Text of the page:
Roman

Classical Roman culture

Rome's Colosseum in the Middle Ages

Once a scene of battle and carnage, Rome's Colosseum later became "a bustling medieval bazaar full of houses, stables and workshops." Evidence of the re-purposed site was collected recently during an archaeological dig.

Burial discovery sheds light on late Roman Britain

The discovery of five skeletons dating to Roman times near a villa in Dorset, England has led archaeologists to postulate that they were from the same family. This is the first incidence of Roman families buried together near where they lived.

Roman and Iron Age coins found together in Derbyshire cave

1st century Roman coins and coins from Iron Age tribes should not be found together, but that is excatly what happened recently when a local found the treasure buried in a Derbyshire, England cave. (photo)

Vindolanda Nero coin "a special find"

Archaeologists working at Vindolanda, the Roman fort in northeastern England, made a "special" find recently: a rare gold coin bearing the image of Roman emperor Nero, the first gold coin found during the excavation's 40-year history. (photo)

Medieval bath found in Shkodër excavations

An archaeological team from the Antiquity of Southeastern Europe Research Centre of the University of Warsaw, Poland has discovered a 14th century bath in northwestern Albania. The structure combines technologies of the Roman and Ottoman Empires.

New discoveries at Roman Maryport

Experts and volunteers from Oxford Archaeology have discovered what they believe is a "lost" Roman harbor along with a Roman fort at Maryport, on the west coast of Cumbria in England. The archaeological project hopes to "build up a picture of what ordinary life was like" in this part of Roman Britain.

Evidence of 1st century Roman military camp found in Germany

For generations, archaeologists have been looking for evidence of a Roman presence in eastern Germany, and with the discovery of a large, first century military camp near Hachelbich in Thuringia, they have found it.

Rethinking Attila the Hun

Attila the Hun, called the “scourge of god” in the 5th century, has historically been considered a ruthless barbarian for his campaign against the Romans' eastern empire, but new thought shows the king to be somewhat more complex. Owen Jarus has a feature story for Live Science.

Hadrian's Wall Trust is no more

Over the next six months, the Hadrian's Wall Trust, the charity that maintains the famous Roman wall crossing northern England, will be closed due to "significant financial constraints." In the future, the wall will be maintained by English Heritage and local authorities.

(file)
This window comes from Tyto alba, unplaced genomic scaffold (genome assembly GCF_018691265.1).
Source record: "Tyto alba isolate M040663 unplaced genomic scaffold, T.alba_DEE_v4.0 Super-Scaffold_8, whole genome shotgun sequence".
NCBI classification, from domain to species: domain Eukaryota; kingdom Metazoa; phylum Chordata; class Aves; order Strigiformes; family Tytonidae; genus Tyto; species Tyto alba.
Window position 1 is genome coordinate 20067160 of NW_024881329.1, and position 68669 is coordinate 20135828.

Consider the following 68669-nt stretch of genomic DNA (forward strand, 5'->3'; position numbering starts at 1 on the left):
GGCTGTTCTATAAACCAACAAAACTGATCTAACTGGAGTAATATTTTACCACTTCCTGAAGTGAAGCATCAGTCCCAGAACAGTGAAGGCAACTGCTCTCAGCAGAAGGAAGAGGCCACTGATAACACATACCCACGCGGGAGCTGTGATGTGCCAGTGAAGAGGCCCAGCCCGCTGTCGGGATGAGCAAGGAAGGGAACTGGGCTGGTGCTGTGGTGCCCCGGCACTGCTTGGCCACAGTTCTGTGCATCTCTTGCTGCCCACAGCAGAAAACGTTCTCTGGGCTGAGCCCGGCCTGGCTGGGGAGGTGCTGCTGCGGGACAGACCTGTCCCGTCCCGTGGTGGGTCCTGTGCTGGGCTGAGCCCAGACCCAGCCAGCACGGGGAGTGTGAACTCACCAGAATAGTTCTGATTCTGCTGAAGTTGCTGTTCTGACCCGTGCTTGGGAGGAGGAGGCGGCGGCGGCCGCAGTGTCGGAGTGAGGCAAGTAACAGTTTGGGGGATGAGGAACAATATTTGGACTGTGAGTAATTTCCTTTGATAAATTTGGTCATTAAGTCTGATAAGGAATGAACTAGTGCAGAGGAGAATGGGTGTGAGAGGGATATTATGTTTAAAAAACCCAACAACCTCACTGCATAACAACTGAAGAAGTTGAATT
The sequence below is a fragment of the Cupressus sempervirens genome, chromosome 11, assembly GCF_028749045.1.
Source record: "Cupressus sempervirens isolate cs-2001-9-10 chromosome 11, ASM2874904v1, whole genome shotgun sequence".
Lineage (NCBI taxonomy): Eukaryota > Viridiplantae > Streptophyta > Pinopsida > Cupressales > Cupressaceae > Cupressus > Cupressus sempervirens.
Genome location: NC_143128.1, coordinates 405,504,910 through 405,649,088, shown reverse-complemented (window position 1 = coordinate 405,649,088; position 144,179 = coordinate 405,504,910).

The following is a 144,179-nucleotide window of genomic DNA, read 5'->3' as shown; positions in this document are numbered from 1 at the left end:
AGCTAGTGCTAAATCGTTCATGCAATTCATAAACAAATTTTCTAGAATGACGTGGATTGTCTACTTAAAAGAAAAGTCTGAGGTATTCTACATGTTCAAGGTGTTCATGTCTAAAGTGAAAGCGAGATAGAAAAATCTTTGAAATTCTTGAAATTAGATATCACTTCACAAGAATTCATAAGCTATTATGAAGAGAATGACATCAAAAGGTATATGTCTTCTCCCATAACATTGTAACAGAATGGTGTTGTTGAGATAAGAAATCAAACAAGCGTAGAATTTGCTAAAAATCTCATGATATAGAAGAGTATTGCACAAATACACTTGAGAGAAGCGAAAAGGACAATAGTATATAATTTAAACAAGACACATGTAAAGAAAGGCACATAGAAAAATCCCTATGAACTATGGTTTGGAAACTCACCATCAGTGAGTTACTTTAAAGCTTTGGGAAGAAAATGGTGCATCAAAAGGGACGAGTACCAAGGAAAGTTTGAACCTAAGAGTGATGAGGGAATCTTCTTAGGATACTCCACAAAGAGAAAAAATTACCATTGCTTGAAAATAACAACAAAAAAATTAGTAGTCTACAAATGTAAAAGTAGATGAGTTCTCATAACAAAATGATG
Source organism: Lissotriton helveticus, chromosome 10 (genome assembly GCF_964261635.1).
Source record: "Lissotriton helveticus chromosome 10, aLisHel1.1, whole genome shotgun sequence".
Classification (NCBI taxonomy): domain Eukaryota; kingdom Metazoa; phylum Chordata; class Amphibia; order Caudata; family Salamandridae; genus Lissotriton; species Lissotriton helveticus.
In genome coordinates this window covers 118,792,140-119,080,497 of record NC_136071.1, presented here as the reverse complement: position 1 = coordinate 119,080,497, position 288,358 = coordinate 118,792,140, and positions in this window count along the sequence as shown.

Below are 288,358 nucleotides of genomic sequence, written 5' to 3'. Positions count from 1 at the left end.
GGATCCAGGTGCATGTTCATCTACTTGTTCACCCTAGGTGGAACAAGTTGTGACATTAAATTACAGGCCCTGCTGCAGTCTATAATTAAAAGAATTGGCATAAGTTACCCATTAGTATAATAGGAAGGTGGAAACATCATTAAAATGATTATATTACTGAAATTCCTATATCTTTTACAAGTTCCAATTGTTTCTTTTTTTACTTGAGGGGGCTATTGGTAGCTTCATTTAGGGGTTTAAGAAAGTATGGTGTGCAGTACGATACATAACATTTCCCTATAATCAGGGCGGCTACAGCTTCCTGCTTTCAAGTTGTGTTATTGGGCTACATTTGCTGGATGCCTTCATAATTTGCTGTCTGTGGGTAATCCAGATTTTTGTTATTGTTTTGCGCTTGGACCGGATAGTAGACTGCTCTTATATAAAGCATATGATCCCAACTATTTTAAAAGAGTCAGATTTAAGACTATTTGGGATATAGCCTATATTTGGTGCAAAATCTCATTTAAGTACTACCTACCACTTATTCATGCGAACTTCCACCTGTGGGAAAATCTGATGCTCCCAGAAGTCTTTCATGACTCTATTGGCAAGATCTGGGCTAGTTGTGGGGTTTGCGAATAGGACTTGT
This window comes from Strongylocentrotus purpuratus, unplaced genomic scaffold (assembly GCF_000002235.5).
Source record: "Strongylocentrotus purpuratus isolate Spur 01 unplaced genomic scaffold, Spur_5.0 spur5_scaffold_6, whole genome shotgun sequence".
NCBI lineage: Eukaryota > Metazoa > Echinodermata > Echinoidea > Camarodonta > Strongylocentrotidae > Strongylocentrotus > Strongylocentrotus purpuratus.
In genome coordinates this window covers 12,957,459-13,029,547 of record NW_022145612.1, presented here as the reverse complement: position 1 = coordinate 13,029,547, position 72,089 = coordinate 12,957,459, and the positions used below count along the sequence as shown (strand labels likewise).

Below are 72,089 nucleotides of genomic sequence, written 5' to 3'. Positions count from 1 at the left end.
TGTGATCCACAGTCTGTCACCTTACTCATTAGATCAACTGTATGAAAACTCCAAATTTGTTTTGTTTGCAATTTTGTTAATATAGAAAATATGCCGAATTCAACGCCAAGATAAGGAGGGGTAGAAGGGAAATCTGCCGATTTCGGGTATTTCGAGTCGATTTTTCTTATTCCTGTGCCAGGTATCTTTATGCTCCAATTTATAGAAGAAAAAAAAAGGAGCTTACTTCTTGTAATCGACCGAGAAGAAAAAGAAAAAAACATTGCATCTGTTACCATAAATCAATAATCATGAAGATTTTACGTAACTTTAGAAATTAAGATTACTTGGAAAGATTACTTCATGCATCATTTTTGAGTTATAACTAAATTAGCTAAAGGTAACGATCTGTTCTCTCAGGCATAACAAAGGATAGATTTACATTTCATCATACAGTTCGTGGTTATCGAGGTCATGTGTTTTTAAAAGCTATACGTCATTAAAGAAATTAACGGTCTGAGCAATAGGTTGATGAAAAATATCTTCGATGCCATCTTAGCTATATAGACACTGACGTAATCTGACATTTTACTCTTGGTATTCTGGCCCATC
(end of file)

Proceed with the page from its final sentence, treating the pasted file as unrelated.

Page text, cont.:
Incredible Lod Roman mosaics to go on display in England

A collaboration between the Israel Antiquities Authority and the British Museum will bring the amazing 3rd century Roman floor mosaics from Lod, Israel to Waddesdon Manor in Buckinghamshire, Engand for an exhibit from June 5 – November 2, 2014. The mosaics are "one of the oldest surviving complete Roman mosaics" ever discovered. (photos)

Students "Eat Like a Roman" at the University of Buffalo

Roman music, historical dress and Latin greetings set the mood for a special banquet served to 2,000 University at Buffalo students in April 2014, as part of the class "Eat Like a Roman" taught by UB’s Department of Classics. (photos)

Master Ark's Jewellery

Master Ark has been creating authentic Medieval jewelry for over 25 years. His cloak clasps, pennanular brooches, fibulas, Thor's hammers, brooches, and pendants are worn throughout the Known World.

You can now keep current with what Master Ark is doing by following his Facebook page.

Roman house subject of 2014 dig at Maryport

Roman Maryport, near the western edge of Hadrian's Wall, has produced a number of interesting artifacts in previous digs. In 2014, archaeologists will focus on the investigation of a large, 3-room, stone-strip building discovered in 2013. (pictures)

First century irrigation system found in England

Archaeologists working on a development site in Cambridge, England have discovered what they believe is Great Britain's oldest irrigation system. The Roman site includes evidence of planting beds and pit wells.

Saving Winchester Roman wall "not possible"

Local historians in Winchester, England are outraged at the proposal that a Roman wall, unearthed in 2013 during construction of 14 new houses, may be destroyed and used as filler for foundations.

"Stunning" Roman bracelet on display in Furness